The course studies behavior as it occurs in its environmental context. Topics in learning and motivation are analyzed through the experimental approach of behavior analytic psychology. Topics include classical and operant learning, choice, self-control, and extrinsic and intrinsic motivation. Laboratory work is required.
An introduction to the physiological control of behavior. Course content: (a) general introduction to neuroanatomy and neurophysiology; (b) neuroregulatory systems, motivation, and emotion; (c) perceptual and motor systems; and (d) processes of learning, memory, and cognition. Laboratory work may be required.
The study of psychopathology. Emphasis is given to experimental models and the underlying psychological processes of abnormal behavior. Some attention is given to treatments. The course is structured around the categories of the DSM IV.
A survey of the psychological and social processes that contribute to health and illness. Topics include health-compromising and health-promoting behaviors, stress and coping, managing chronic illness, and patient-provider communication. Laboratory work may be required.
A survey of the experimental research on human thinking, knowing, and remembering. Topics include attention, memory, reasoning, problem-solving, and language. Laboratory work is required.
Historical and philosophical origins of contemporary schools of psychology are considered. The student analyzes the nature of psychological theory and the methods used to disconfirm theories, as well as the reasons for the emergence and decline of schools of psychological thought.
An advanced study of a particular social psychological topic. Emphasis will be placed on a critical analysis of theoretical approaches, experimental findings, and future directions. Topics will vary and may include: stereotypes, interpersonal relationships, cross-cultural psychology, or the social psychology of emotion. Laboratory work may be required.
A survey of classical and contemporary approaches to understanding healthy adult personalities. Emphasis will be placed on the trait approach, the coherence of personality across time and situations, beliefs about the self, social aspects of personality, and empirical research methods used to study personality.
An advanced investigation of substantive topics in developmental psychology. Emphasis is placed on theory and research. Laboratory work may be required.
A consideration of human development during adulthood with emphasis on models and empirical work that illustrate factors that constrain and optimize development. Topics are treated in-depth and include changes in social roles, wisdom, autobiographical memory, dementia, and death. Laboratory work may be required.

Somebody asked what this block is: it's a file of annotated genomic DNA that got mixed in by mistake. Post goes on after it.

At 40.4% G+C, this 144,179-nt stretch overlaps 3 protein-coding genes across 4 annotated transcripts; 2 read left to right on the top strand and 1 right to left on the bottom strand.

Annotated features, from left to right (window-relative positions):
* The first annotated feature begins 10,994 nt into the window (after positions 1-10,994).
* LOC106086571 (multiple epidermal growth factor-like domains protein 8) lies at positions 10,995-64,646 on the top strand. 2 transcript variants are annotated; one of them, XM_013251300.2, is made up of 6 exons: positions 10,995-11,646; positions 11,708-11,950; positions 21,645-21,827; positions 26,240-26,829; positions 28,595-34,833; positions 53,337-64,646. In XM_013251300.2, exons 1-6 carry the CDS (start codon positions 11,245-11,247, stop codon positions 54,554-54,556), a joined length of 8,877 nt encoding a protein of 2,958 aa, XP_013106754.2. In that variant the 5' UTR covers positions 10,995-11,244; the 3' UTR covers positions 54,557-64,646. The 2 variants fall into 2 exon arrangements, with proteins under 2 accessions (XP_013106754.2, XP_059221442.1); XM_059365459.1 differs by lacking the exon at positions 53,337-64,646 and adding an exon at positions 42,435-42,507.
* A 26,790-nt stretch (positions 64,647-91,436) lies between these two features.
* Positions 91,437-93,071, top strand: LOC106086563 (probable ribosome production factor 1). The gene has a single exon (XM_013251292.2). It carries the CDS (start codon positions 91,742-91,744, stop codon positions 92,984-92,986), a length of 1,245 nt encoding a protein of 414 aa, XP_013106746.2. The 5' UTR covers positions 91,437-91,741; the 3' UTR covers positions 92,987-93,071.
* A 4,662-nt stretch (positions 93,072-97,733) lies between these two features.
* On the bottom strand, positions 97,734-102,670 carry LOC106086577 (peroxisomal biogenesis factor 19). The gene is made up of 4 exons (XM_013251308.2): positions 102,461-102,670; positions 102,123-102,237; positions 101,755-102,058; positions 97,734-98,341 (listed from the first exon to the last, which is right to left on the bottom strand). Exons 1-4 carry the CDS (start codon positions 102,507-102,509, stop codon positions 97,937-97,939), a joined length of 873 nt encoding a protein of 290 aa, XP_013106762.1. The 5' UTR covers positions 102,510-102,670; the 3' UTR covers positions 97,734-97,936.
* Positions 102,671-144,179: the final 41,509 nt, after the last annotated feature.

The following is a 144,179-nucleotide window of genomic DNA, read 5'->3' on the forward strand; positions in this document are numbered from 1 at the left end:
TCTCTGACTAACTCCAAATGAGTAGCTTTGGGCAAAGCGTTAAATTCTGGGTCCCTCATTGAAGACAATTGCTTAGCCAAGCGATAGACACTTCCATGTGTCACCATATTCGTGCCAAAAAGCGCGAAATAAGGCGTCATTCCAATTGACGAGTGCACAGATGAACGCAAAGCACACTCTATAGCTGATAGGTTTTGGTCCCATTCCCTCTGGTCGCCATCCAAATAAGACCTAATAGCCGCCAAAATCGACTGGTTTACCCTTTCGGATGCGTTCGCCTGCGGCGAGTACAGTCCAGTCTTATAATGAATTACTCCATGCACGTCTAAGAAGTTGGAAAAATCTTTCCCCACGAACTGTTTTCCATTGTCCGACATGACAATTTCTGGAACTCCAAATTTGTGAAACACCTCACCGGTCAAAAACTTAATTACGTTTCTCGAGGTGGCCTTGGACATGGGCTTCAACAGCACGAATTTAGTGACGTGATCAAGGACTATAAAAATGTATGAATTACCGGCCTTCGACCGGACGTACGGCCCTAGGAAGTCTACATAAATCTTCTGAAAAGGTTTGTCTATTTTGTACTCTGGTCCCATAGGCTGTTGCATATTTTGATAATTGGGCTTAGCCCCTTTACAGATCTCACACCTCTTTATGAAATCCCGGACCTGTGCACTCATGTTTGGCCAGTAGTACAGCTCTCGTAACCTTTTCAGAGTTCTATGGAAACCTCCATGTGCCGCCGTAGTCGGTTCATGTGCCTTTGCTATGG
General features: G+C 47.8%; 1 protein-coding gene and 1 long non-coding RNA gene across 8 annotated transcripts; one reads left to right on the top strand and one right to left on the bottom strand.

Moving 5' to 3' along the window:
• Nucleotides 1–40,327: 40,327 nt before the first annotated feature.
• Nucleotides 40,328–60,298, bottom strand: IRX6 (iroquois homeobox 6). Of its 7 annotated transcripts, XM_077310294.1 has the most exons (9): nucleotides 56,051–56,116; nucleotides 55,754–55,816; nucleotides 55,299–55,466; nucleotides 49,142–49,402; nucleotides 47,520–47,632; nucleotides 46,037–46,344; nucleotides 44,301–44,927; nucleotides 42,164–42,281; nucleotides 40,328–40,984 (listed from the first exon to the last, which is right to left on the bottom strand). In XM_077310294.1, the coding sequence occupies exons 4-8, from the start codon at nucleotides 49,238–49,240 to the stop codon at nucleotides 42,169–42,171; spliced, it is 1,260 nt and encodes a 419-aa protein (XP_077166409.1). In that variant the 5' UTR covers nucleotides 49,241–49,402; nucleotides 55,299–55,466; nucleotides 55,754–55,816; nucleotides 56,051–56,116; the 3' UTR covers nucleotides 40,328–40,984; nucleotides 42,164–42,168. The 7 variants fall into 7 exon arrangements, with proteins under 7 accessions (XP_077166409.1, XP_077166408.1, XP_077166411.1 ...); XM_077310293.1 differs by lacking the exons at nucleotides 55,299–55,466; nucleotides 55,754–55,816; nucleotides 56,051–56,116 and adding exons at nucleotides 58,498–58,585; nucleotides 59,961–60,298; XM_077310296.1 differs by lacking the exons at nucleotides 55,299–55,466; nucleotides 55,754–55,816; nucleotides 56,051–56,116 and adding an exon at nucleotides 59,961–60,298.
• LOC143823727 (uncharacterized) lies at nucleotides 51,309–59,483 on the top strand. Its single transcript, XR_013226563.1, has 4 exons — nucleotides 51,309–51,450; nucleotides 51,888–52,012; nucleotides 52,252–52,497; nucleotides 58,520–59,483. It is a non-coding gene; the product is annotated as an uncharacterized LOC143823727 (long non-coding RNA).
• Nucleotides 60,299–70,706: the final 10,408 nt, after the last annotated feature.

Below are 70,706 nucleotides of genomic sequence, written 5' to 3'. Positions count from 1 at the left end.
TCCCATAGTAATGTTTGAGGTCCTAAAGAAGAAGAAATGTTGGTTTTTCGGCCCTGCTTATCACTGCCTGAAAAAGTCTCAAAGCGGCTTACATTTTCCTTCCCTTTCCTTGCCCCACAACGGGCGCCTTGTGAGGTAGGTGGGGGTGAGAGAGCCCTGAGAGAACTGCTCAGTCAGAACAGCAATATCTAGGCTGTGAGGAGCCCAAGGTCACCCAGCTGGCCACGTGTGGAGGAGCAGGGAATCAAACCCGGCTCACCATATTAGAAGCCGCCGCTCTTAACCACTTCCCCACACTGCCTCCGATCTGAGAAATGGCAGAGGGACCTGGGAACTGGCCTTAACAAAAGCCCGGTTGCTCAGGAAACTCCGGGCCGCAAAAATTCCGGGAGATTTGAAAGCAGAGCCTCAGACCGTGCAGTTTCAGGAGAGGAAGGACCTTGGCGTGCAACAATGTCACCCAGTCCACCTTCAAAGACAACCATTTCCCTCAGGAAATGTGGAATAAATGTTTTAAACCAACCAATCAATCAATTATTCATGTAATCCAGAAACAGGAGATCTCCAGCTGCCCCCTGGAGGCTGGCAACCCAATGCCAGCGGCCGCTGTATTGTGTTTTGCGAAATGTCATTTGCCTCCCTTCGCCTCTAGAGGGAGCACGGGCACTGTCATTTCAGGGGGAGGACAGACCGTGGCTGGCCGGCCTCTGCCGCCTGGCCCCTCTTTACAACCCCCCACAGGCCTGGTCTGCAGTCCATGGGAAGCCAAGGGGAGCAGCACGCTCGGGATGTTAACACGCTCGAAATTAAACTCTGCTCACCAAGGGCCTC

In-depth investigation of a selected topic in the area of motivated behavior as addressed from a variety of psychological perspectives (e.g., physiological, behavioral, social, cognitive, developmental). The focus will be on critical analysis methodologies, empirical evidence, and theoretical approaches through examination of the primary literature. Laboratory work may be required.
A laboratory-centered introduction to advanced topics in behavioral neuroscience and basic research techniques used to investigate brain-behavior relationships. Participants will gain experience in stereotaxic neurosurgery, psychopharmacology, and various behavioral measures. A research-team approach is used for both the literature discussion and the laboratory activities each week.
Students will learn about methods of test development, the statistical analysis of test data, and social implications of testing. In lab, students will develop testing instruments and learn multivariate data analysis. Topics covered include intelligence and personality testing, systems of behavioral observation, regression, factor analysis, and theories of test construction.
This course describes psychophysiological and behavioral principles and methods in the context of the biopsychosocial model of health and illness. Topics include behavioral pathogens, stress, pain, psychoneuroimmunology, and behavior management. Laboratory work may be required.
An examination of experimental psycholinguistics. Topics include how humans perceive, comprehend, and produce language; research with brain-damaged individuals; language acquisition; and the role of memory and cognition on processing language. Laboratory work may be required.
An in-depth examination of research on a specific area within cognitive psychology. Possible topics focus on implicit memory, memory in older adults, language in primates, conditional reasoning, and insight in problem-solving. Laboratory work may be required.
This course surveys the psychological research on culture, ethnicity, race, and minority status in the United States. Emphasis will be placed on developing an understanding of the experiences of non-white ethnic minorities through the study of empirical research. Topics will vary and may include: racial identity, racism, acculturation, health disparities, and mental health issues.
A critical exploration of controversial topics of both historical and contemporary significance in psychology with intense interrogation of the field’s diverse perspectives and methods.
- College Catalog